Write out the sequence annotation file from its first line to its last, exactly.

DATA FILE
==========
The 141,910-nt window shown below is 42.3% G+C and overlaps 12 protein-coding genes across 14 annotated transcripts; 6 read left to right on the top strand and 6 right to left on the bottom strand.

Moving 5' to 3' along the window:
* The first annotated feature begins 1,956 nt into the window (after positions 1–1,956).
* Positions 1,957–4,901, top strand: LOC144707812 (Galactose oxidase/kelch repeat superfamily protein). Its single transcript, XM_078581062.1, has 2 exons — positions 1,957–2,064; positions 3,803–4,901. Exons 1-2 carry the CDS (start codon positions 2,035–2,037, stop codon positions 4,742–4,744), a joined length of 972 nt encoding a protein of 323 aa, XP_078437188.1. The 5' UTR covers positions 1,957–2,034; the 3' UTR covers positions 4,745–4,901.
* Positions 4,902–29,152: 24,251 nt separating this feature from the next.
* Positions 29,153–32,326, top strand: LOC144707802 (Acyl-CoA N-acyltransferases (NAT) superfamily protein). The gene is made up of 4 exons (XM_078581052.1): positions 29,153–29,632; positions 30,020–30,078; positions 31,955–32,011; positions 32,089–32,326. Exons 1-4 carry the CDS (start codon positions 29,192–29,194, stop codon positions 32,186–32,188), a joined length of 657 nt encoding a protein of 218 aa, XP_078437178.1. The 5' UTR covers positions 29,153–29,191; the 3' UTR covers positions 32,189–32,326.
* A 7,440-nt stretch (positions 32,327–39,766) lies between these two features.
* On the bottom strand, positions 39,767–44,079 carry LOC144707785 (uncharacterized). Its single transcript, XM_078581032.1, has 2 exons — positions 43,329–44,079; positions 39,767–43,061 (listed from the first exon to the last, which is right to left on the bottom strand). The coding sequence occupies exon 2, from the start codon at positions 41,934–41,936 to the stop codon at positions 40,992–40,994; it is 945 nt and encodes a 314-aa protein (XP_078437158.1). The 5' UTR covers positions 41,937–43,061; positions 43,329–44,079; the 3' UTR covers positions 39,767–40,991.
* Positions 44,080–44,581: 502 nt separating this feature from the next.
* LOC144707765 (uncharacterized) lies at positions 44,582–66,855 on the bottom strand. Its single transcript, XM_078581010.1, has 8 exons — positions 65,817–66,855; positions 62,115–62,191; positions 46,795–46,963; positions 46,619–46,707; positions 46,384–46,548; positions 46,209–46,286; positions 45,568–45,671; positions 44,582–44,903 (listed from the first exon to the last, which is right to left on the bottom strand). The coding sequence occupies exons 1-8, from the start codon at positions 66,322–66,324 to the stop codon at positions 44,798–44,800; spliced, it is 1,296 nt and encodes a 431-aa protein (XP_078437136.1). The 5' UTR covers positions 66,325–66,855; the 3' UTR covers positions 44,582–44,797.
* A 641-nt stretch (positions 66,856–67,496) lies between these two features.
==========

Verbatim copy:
The 141,910-nt window shown below is 42.3% G+C and overlaps 12 protein-coding genes across 14 annotated transcripts; 6 read left to right on the top strand and 6 right to left on the bottom strand.

Moving 5' to 3' along the window:
* The first annotated feature begins 1,956 nt into the window (after positions 1–1,956).
* Positions 1,957–4,901, top strand: LOC144707812 (Galactose oxidase/kelch repeat superfamily protein). Its single transcript, XM_078581062.1, has 2 exons — positions 1,957–2,064; positions 3,803–4,901. Exons 1-2 carry the CDS (start codon positions 2,035–2,037, stop codon positions 4,742–4,744), a joined length of 972 nt encoding a protein of 323 aa, XP_078437188.1. The 5' UTR covers positions 1,957–2,034; the 3' UTR covers positions 4,745–4,901.
* Positions 4,902–29,152: 24,251 nt separating this feature from the next.
* Positions 29,153–32,326, top strand: LOC144707802 (Acyl-CoA N-acyltransferases (NAT) superfamily protein). The gene is made up of 4 exons (XM_078581052.1): positions 29,153–29,632; positions 30,020–30,078; positions 31,955–32,011; positions 32,089–32,326. Exons 1-4 carry the CDS (start codon positions 29,192–29,194, stop codon positions 32,186–32,188), a joined length of 657 nt encoding a protein of 218 aa, XP_078437178.1. The 5' UTR covers positions 29,153–29,191; the 3' UTR covers positions 32,189–32,326.
* A 7,440-nt stretch (positions 32,327–39,766) lies between these two features.
* On the bottom strand, positions 39,767–44,079 carry LOC144707785 (uncharacterized). Its single transcript, XM_078581032.1, has 2 exons — positions 43,329–44,079; positions 39,767–43,061 (listed from the first exon to the last, which is right to left on the bottom strand). The coding sequence occupies exon 2, from the start codon at positions 41,934–41,936 to the stop codon at positions 40,992–40,994; it is 945 nt and encodes a 314-aa protein (XP_078437158.1). The 5' UTR covers positions 41,937–43,061; positions 43,329–44,079; the 3' UTR covers positions 39,767–40,991.
* Positions 44,080–44,581: 502 nt separating this feature from the next.
* LOC144707765 (uncharacterized) lies at positions 44,582–66,855 on the bottom strand. Its single transcript, XM_078581010.1, has 8 exons — positions 65,817–66,855; positions 62,115–62,191; positions 46,795–46,963; positions 46,619–46,707; positions 46,384–46,548; positions 46,209–46,286; positions 45,568–45,671; positions 44,582–44,903 (listed from the first exon to the last, which is right to left on the bottom strand). The coding sequence occupies exons 1-8, from the start codon at positions 66,322–66,324 to the stop codon at positions 44,798–44,800; spliced, it is 1,296 nt and encodes a 431-aa protein (XP_078437136.1). The 5' UTR covers positions 66,325–66,855; the 3' UTR covers positions 44,582–44,797.
* A 641-nt stretch (positions 66,856–67,496) lies between these two features.